It’s hard to believe that it has been two years since the landmark decision in South Dakota v. Wayfair (2018) that changed the sales tax landscape. The high court’s decision on June 21, 2018 was that South Dakota’s economic nexus law was constitutional and that the state could require companies who met certain sales thresholds to collect and remit sales tax on sales to South Dakota customers, even if the company had no physical presence. The decision effectively changed the way states define nexus for sales tax purposes.
The Supreme Court’s ruling did not automatically make this the law of the land for all 50 states. It was a South Dakota case, so the ruling just applied to South Dakota. However, in the last two years, states have been jumping on the economic nexus bandwagon and enacting laws similar to those of South Dakota. States have long been searching for new ways to bring revenue into their state and the Wayfair case gave them a long-awaited opportunity to do so.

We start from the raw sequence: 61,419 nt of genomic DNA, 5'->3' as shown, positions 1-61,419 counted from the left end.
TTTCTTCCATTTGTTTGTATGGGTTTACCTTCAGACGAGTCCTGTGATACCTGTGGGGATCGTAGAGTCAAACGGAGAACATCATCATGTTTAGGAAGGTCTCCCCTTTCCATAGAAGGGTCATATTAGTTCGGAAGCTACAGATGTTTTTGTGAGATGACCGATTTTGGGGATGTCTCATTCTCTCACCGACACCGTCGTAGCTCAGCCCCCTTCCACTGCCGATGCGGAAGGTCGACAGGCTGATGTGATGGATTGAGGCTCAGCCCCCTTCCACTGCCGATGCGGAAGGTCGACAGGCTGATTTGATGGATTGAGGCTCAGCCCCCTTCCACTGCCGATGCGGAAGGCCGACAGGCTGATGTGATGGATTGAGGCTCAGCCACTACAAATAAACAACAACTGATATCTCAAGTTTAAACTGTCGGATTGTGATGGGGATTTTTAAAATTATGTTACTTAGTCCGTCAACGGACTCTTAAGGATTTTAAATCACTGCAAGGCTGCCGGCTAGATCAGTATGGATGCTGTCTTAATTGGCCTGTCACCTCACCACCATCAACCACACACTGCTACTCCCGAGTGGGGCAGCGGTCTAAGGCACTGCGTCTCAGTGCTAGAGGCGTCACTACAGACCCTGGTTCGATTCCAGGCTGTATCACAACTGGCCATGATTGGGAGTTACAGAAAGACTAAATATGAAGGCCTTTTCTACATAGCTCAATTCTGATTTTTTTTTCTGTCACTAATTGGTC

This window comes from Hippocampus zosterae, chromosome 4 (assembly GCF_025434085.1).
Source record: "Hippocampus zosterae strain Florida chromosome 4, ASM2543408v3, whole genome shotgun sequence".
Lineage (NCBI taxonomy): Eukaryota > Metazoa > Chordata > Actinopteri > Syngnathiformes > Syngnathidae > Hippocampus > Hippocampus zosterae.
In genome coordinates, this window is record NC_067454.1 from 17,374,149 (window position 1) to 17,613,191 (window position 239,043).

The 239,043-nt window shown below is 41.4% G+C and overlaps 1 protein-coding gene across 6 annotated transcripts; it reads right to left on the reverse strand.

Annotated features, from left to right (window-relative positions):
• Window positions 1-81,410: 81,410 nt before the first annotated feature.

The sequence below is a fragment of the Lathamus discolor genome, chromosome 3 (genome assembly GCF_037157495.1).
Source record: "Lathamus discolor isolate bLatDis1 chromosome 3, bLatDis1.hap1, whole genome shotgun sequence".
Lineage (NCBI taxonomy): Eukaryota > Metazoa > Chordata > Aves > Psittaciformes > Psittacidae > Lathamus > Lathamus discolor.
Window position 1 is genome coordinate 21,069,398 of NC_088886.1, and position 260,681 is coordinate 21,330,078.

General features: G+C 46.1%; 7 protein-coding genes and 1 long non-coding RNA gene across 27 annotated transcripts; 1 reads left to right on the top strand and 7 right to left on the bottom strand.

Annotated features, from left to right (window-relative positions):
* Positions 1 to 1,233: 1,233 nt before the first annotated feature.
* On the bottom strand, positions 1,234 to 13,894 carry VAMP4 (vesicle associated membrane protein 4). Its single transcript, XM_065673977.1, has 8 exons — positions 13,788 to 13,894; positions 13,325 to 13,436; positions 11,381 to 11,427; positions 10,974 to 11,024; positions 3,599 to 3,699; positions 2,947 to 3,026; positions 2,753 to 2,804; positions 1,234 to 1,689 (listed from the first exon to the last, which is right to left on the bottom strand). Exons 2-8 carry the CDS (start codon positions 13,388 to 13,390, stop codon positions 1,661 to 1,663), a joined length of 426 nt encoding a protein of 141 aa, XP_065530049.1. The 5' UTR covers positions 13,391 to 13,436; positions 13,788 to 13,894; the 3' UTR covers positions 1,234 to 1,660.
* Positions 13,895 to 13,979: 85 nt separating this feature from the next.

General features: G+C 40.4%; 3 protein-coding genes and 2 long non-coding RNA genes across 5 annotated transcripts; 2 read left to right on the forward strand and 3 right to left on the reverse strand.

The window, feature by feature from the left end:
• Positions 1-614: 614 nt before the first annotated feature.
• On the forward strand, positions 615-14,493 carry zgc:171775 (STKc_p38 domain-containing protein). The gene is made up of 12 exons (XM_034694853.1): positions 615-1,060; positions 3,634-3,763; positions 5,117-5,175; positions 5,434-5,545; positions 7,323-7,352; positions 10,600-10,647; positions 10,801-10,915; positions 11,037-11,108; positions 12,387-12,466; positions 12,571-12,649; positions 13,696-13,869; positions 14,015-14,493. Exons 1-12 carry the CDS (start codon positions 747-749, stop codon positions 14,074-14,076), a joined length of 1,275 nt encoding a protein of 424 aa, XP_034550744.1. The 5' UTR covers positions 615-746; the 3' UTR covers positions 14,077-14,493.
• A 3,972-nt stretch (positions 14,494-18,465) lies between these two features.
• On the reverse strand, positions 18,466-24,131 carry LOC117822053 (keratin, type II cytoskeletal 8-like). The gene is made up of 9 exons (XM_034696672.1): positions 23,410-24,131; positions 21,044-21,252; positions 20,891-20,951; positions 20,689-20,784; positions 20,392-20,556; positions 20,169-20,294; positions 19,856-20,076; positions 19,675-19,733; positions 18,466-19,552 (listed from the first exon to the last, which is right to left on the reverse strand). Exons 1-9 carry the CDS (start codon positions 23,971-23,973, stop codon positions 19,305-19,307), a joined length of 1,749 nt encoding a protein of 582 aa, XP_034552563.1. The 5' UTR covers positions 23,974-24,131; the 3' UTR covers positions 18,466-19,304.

What is Economic Nexus?